Welcome to Moving the Goalposts, the Guardian’s new (and free) women’s football newsletter. Here’s an extract from this week’s edition. To receive the full version once a week, just pop your email in below:

France have one of the best squads at the women’s Euros, yet few expect them to win it. Why? For years they have been dogged by controversies, infighting and intrigue – and the issues refuse to go away.

The coach, Corinne Diacre, has been in charge since 2017 and insists that the aim is to reach the final but it seems almost impossible considering what is going on in the background.

A month ago Lyon’s Amandine Henry scored a wonderful goal in the Champions League final and was voted player of the game, but she is not going to the Euros, having fallen out with Diacre after a disastrous 2019 World Cup. Her Lyon teammate Eugénie Le Sommer is not going either and Paris Saint-Germain’s Kheira Hamraoui will miss out too.

Whereas the first two are indicative of the problems that exist between some Lyon players and Diacre, Hamraoui’s absence is because of a horrendous incident in 2021 when she was attacked by two masked men and repeatedly hit with an iron bar.

Hamraoui’s clubmate Aminata Diallo was taken into custody and questioned by police but released without charge a day later. An acquaintance of Diallo’s who was also questioned by police was similarly released without charge.

That may seem like a club issue but the fallout has spilled into the national team. In February two France players, Katidiatou Diani and Marie-Antoinette Katoto, celebrated a goal against the Netherlands by forming an A with their fingers and confirmed it was in support of Diallo. In April another France player, Sandy Baltimore, had a training-ground altercation with Hamraoui at PSG in what has been seen as a reminder that all has not been well between the different factions of this group.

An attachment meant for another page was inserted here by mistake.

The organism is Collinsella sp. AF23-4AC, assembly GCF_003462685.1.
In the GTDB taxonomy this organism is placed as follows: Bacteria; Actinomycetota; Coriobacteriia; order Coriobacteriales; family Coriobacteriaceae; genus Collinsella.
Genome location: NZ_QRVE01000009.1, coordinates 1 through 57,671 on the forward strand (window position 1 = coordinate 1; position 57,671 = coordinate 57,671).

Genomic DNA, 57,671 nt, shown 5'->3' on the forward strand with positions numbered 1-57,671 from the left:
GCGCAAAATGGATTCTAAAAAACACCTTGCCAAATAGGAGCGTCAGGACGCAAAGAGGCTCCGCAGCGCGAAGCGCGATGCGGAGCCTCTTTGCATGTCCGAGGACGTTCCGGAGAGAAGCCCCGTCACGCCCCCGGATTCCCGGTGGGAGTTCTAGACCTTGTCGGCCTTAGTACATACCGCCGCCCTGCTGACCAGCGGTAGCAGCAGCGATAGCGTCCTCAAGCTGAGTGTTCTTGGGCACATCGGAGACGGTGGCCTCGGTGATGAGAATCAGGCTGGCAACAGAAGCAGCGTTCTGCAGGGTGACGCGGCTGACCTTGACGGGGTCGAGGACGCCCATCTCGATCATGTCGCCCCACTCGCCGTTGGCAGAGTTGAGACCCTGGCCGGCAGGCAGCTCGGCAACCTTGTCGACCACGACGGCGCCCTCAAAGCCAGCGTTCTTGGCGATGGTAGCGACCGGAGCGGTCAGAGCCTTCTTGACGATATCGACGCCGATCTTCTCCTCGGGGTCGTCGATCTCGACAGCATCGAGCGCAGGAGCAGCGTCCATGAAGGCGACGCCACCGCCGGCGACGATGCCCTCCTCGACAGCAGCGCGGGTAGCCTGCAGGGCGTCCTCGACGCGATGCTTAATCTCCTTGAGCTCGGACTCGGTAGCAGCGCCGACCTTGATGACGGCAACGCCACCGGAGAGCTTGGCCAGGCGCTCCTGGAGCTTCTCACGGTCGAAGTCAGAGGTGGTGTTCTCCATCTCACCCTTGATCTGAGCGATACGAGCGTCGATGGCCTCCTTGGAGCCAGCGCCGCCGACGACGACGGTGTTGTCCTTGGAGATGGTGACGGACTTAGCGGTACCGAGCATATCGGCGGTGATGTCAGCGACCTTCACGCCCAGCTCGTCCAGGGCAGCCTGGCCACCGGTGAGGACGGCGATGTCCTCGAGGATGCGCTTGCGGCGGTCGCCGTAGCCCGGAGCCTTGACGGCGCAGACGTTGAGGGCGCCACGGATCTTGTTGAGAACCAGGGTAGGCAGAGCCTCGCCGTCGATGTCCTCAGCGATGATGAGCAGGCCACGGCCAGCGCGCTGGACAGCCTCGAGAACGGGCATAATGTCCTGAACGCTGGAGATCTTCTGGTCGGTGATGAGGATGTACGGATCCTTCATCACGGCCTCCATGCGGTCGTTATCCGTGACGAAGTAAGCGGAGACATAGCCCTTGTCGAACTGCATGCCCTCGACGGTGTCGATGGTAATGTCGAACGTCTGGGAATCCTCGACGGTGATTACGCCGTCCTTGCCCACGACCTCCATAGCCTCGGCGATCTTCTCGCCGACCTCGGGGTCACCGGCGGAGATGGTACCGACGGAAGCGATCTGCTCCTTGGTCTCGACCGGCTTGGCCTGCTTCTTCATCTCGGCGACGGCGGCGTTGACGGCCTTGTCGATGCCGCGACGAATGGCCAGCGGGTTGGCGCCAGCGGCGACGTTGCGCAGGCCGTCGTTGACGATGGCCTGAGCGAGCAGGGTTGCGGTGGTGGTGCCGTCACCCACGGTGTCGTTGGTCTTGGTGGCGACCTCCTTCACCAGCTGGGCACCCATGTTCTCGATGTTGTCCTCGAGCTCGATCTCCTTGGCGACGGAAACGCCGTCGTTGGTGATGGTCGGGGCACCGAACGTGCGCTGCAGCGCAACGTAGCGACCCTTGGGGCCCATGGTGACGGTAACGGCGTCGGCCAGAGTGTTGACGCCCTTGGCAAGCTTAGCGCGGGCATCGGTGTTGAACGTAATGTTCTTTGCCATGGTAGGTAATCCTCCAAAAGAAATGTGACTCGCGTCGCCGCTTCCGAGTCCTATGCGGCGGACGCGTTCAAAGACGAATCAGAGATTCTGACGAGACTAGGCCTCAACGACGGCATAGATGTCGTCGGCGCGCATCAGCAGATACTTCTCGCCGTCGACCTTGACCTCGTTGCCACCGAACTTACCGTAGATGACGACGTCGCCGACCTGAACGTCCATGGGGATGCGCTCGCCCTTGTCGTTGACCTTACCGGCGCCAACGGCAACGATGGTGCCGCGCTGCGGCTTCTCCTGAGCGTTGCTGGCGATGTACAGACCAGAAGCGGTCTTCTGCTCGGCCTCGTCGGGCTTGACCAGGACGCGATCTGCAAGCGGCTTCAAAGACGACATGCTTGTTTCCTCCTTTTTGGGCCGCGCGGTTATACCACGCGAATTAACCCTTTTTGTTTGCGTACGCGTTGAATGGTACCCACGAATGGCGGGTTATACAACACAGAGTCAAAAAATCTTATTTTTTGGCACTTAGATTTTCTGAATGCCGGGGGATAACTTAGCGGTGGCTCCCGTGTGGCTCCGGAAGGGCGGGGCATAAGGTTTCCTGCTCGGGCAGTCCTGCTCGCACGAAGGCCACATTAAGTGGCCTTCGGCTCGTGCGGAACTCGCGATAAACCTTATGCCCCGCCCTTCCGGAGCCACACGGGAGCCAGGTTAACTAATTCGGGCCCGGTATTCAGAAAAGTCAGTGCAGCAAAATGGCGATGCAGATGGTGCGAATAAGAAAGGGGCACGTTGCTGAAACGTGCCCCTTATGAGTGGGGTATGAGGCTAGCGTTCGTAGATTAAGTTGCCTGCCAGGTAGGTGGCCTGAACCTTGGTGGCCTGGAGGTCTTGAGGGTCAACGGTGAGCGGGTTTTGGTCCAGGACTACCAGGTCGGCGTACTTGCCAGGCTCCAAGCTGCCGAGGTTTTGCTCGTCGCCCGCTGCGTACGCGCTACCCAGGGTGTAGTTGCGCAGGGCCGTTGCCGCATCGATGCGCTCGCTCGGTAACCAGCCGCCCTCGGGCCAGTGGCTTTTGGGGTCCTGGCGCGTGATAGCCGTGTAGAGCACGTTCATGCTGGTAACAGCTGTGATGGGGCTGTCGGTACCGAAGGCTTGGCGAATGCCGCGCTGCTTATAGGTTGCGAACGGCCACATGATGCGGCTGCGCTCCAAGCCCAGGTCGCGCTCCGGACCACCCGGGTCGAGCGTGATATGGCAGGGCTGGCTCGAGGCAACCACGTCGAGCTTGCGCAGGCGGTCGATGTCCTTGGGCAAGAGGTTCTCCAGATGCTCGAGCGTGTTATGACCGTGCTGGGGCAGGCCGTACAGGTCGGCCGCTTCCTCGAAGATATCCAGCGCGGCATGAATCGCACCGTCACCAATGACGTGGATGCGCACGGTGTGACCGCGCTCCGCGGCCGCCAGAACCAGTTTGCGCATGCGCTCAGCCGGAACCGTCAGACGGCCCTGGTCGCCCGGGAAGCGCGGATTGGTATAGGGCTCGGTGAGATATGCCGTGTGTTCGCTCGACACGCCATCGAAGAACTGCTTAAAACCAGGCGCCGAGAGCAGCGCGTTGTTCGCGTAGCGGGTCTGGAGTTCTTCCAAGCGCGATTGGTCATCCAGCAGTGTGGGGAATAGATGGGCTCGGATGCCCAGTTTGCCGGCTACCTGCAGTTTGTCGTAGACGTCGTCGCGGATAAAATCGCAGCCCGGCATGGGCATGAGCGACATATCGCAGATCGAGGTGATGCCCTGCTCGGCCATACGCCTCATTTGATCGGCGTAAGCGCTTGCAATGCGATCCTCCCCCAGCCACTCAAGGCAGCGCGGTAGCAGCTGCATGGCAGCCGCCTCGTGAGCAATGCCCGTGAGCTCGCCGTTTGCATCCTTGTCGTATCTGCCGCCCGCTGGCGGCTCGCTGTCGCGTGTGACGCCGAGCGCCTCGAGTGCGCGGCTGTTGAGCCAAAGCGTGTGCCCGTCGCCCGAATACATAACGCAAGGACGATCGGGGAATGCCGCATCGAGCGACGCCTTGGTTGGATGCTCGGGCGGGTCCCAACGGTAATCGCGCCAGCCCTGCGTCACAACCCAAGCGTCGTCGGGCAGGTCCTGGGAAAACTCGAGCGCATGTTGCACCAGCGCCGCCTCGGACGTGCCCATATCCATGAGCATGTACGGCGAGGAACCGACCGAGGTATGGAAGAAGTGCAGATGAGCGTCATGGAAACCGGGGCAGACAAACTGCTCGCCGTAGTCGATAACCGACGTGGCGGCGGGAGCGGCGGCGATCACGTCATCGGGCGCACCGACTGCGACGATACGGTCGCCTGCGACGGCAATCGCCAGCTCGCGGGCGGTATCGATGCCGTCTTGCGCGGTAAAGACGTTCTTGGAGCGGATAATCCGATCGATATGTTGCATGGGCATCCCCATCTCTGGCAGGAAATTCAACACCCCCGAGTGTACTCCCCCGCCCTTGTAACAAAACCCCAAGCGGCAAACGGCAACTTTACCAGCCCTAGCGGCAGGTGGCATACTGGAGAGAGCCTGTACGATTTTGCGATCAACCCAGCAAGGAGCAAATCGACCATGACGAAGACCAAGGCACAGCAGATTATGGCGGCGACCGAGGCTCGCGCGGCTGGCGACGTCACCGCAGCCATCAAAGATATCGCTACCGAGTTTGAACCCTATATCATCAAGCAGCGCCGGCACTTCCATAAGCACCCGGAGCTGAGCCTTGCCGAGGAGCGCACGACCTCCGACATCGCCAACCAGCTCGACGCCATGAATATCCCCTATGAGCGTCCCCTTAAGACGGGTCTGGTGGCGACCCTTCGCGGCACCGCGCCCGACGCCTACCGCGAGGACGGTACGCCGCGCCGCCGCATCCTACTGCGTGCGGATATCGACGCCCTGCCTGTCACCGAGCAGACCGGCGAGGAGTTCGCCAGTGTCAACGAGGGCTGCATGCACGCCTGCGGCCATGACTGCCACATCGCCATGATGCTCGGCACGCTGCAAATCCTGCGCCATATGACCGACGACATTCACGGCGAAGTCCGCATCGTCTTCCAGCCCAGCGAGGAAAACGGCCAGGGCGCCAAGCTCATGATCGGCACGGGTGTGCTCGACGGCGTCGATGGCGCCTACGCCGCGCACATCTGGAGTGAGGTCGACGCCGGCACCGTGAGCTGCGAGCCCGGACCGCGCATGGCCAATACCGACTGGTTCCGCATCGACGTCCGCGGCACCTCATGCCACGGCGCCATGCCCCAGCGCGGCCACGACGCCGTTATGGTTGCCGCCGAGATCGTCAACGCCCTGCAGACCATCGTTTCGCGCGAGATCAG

The France Football journalist Théo Troude does not think that the team can overcome the internal issues and have a successful tournament. “This French team is a ticking bomb,” he says. “It is really strange for us to see that Corinne Diacre is still there because there are so many problems with her. Players were crying in their rooms before 2019 World Cup games. She spoke badly about many players. It’s complete chaos in the team.”

Lyon’s Amandine Henry, pictured with the Champions League trophy in May, is not part of France’s squad.
Lyon’s Amandine Henry, pictured with the Champions League trophy in May, is not part of France’s squad. Photograph: Harriet Lander/Copa/Getty Images

As if that were not enough PSG were hit by another scandal towards the end of the season with the women’s team’s coach, Didier Ollé-Nicolle, was accused of inappropriate behaviour and suspended. The coach has denied the allegations.

Troude believes the issue could lead to more tensions in the squad. “We have five players from Lyon and five from PSG,” he says.

In the meantime some football will be played. The first of two friendlies, against Cameroon, was won 4-0 and France normally have a great record in group stages of tournaments. They then seem to underperform and have not got past the quarter-finals of a major finals since the 2012 Olympics.

After the 2019 World Cup the goalkeeper Sarah Bouhaddi said she would not return to the national team while Diacre was in charge. “Winning a title with this coach seems impossible to me,” she said at the time.

Defeat by the United States in that tournament, in the last eight, meant France missed out on the Tokyo Olympics and at the end of 2020 Henry, who was then the captain, denounced Diacre’s management style. Henry had not been called up for Euro 2022 qualifiers and said she was shocked by the nature of the phone call from the coach, which she said lasted less than a minute.

The omission of Henry is a “scandal”, according to Troude. “Henry is the one you look up to when, mentally, you need help. She’s the one who organises the team.”

Diacre has defended her selection, describing it as “very natural, very professional” and saying: “We wanted to trust the players with whom we have been working for a while and who have qualified for the next World Cup in order to maintain a certain balance.” She said Hamraoui had not “played for several weeks, so it’s hard to judge her performance and that tipped the balance against her”.

It does not look promising for France, who kick off their campaign against Italy on 10 July. Will they be able to overcome their issues and go far? Only time will tell.

Got a question for our writers – or want to suggest a topic to cover? Get in touch by emailing [email protected].